Thanks guys.  Sorry but one more question, like I mentioned we have hosted 
repositories so how do I make some configuration changes are server based so 
whether the client have those changes or not, it wouldn't matter. Also I have 
one client on linux and another one on windows (for my testing purpose) and I 
see that .git/config on both machines are little different. Is that normal?

Thanks Again.

On Friday, January 17, 2014 10:08 AM, Torsten Bögershausen <> 
On 01/17/2014 03:26 AM, Jeff King wrote:

> On Thu, Jan 16, 2014 at 03:58:57PM -0800, SH wrote:
>> We have a repository which holds lots of shell and perl scripts. We add the
>> files to repository (from windows client) with executable permissions (using
>> cygwin) but when we pull that repository on another machine (windows or 
>> linux),
>> files dont have executable permission. Can you please provide a solutions for
>> this?
> Git does not preserve file permissions _except_ for the executable bit.
> So this should be working.
> However, I suspect that `core.fileMode` is set to `false` in your
> repository, which causes git to ignore the executable bit. When a
> repository is initialized, we check whether the filesystem simply
> creates everything with the executable bit. If so, we turn off
> core.fileMode for the repository (since otherwise every file would have
> it set).
> -Peff
Cygwin has been a little bit special (and mingw still is).
Until this commit:
Author: Junio C Hamano <>
Date:   Wed Jul 24 19:22:49 2013 -0700

    Merge branch 'ml/cygwin-updates'

    The tip one does _not_ revert c869753e (Force core.filemode to
    false on Cygwin., 2006-12-30) on purpose, so that people can
    still retain the old behaviour if they wanted to.

    * ml/cygwin-updates:
      cygwin: stop forcing core.filemode=false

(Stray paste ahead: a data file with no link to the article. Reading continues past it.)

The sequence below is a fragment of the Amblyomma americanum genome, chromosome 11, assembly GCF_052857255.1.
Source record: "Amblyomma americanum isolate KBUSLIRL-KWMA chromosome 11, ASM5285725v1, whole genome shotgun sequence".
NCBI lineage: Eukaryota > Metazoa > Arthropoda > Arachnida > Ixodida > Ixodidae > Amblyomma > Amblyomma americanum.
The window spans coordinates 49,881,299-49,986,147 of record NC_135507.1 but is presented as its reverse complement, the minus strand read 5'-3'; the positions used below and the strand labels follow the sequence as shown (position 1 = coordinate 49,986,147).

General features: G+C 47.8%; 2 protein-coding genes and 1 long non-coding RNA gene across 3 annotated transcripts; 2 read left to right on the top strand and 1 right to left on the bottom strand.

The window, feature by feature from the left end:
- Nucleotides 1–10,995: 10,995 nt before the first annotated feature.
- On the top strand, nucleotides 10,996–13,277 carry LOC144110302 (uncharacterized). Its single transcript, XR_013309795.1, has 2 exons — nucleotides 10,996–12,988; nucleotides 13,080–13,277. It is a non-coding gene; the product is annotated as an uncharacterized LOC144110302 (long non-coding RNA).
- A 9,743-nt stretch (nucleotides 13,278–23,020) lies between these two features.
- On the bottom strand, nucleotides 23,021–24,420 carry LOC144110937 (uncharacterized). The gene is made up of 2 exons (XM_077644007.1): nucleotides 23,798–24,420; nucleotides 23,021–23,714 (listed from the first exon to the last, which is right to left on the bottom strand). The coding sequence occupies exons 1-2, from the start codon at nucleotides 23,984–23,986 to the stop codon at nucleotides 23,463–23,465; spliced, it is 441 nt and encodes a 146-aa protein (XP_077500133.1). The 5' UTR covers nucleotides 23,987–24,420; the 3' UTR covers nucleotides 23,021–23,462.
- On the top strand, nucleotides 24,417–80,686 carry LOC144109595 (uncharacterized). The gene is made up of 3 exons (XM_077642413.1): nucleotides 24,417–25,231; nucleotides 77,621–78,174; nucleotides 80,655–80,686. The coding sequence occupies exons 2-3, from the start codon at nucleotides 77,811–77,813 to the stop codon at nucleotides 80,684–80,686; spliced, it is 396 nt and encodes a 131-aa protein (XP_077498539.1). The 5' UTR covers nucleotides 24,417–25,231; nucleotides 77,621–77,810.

Cygwin 1.7 supports mmap
      Cygwin 1.7 has thread-safe pread
      Cygwin 1.7 needs compat/regex
the repositories created by cygwin had always core.filemode=false.

You can easily check your configuration by running
git config -l
on the cygwin machine, as Peff suggested.

The next step is to check how the files had been recored in git, using
git ls-files -s | less
on any machine.

If I do this on git.git, we find lines like this, where
100755 means an executable file,
100644 means non-executable file.

100755 9c3f4131b8586408acd81d1e60912b51688575ed 0 
100644 dd894043ae8b04269b3aa2108f96cb935217181d 0 

The 3rd step is to check how file are shown in cygwin, run
ls -l
(Do they have the executable bit set ?)

Side note:
And I think the way the auto-probing of the file system works is
like this:
When a git repo is initialized, the .git/config file is created.
After that, we try to toggle the executable bit, and if lstat reports
it as toggled, we set core.filemode=true.
(See builtin/init-db.c, search for core.filemode)

I tested to create a repo on a network share exported by SAMBA.
The Server was configured so that all new created files had the
executable bit set by default.
Git detected that the executable bit could be switched off,
and configured core.filemode=true


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